YMMV / Gone Home

  • Cliché Storm: The harshest critics describe the main plot in this way. Many argue that if they had flipped the gender of one of the characters but left everything else intact, the game would have been bashed as a generic teenager love story with an unhealthy message: Run away for love when you're only 18, and rob your own family to do it.
  • Critical Dissonance: Reviewers have given it almost universally glowing reviews, but the reaction among players has been considerably more mixed. This is primarily due to the price point ($20 for at most 3 hours of gameplay), the heavy focus on story-telling over gameplay, and the disputed quality of the romantic subplot. Many also puzzled at the comparative implication that in 2013 it was a better game than the likes of Bioshock Infinite, Metro: Last Light, The Last of Us, or Grand Theft Auto V.
  • Family-Unfriendly Aesop: Sam steals a lot of stuff from her clueless-but-well-meaning family to fund her elopement with Lonnie, much of which is on loan for her father's job. So... romantic love is worth sacrificing your morals and sabotaging your family's finances? Not to mention Sam abandoning her literary scholarship — a gateway to her dream career — for the same reasons.
  • Fridge Horror: Several.
    • One reviewer put together a spectrum of clues to show that Oscar Masan, Terrence Greenbriar's uncle, previous resident of the house where the game takes place, abused his nephew in 1963.
    • The plot in general can be widely interpreted in completely different ways, depending on how cynically one views which characters involved. Some of them are extremely unflattering, particularly given the Ambiguous Ending.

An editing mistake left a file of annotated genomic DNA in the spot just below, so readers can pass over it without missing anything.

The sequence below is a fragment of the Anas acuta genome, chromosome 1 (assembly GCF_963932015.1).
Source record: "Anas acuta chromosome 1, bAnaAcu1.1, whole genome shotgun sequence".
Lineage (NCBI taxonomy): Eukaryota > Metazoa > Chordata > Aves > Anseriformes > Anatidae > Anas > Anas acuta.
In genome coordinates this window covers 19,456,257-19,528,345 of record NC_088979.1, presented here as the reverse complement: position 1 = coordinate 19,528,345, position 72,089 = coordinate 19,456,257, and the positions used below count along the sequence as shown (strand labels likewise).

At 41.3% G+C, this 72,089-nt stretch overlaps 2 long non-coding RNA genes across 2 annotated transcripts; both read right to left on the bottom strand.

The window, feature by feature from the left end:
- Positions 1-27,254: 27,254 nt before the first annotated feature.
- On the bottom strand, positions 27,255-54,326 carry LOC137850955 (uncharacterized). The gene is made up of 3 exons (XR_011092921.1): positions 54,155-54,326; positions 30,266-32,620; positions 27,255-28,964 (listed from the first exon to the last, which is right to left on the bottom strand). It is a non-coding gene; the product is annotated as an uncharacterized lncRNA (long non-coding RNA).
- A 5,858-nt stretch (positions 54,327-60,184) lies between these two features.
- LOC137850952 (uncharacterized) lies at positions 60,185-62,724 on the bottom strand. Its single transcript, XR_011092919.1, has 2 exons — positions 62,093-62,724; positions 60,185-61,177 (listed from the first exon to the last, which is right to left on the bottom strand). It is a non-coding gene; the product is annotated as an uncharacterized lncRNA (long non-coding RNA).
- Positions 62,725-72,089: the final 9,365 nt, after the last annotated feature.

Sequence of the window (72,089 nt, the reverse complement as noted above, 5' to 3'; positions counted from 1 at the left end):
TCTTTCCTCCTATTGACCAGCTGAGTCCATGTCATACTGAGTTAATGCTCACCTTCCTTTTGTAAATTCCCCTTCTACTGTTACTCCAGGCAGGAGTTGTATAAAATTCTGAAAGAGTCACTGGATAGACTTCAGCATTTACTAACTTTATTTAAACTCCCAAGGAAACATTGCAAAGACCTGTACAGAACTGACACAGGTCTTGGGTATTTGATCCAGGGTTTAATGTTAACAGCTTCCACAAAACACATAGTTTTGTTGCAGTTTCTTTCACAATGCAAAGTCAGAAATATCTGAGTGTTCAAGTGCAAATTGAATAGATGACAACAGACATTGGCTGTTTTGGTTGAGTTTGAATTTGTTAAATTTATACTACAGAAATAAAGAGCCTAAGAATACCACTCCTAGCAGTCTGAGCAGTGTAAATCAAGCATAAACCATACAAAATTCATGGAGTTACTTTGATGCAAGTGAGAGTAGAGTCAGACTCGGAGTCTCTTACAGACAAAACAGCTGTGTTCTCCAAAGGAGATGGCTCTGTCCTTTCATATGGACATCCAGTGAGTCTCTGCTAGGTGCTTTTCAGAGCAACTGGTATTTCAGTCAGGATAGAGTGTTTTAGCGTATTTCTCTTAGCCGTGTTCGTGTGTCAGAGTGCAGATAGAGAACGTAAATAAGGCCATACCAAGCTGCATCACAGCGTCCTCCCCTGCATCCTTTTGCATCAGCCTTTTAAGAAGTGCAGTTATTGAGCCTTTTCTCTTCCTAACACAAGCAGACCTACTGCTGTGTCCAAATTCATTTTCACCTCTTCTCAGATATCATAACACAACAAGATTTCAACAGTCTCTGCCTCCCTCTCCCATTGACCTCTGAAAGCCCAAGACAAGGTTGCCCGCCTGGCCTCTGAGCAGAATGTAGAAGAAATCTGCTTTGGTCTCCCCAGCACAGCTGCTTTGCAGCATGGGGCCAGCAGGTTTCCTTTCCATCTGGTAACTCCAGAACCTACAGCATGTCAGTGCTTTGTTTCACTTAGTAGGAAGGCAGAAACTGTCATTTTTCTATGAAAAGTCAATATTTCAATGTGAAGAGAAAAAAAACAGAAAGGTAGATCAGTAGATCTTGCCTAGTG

• Glurge: Lonnie's initial coming onto Sam is reciprocated, but still uncomfortable for Sam. The ending is more severe, with Lonnie and Sam running away to be together but not before Sam steals all the electronics in the house. It's worth noting Sam hadn't graduated yet and ran away from her creative writing course, that she was excited to be in, to pursue a teenage romance that could be just as prone to burning out as straight teenage romances are.
  • Hype Backlash: Many critics gave it perfect or near-perfect scores and Game of the Year nominations. Player reaction has been much more divisive, usually coming down to not feeling like it was worth the price or that the story and writing didn't warrant being praised to high heavens.
  • It's Short, so It Sucks: Two to three hours tops if you explore everything. This was a major point of criticism, especially given the price tag.
  • It Was His Sled: The gay romance plotline is intended as a surprise, but the game's fame and infamy have made it fairly well-known to many players. Overlaps with All There Is to Know About "The Crying Game", as it's the main thing the game is known for in popular culture and often the first thing people find out about the game.
  • Squick: Make sure you have your Brain Bleach ready for Sam's creative World War II piece about the menstrual cycle.
  • Tear Jerker: There are a number of them:
    • Sam's reaction to her parents' "talk" about her and Lonnie, and how it didn't feel like they respected her.
    • Sam's reaction to Lonnie going away to join the military, especially the final night up in the attic.
    • Sam's father and his publishing career, and how it shows that he's been drinking to deal with it.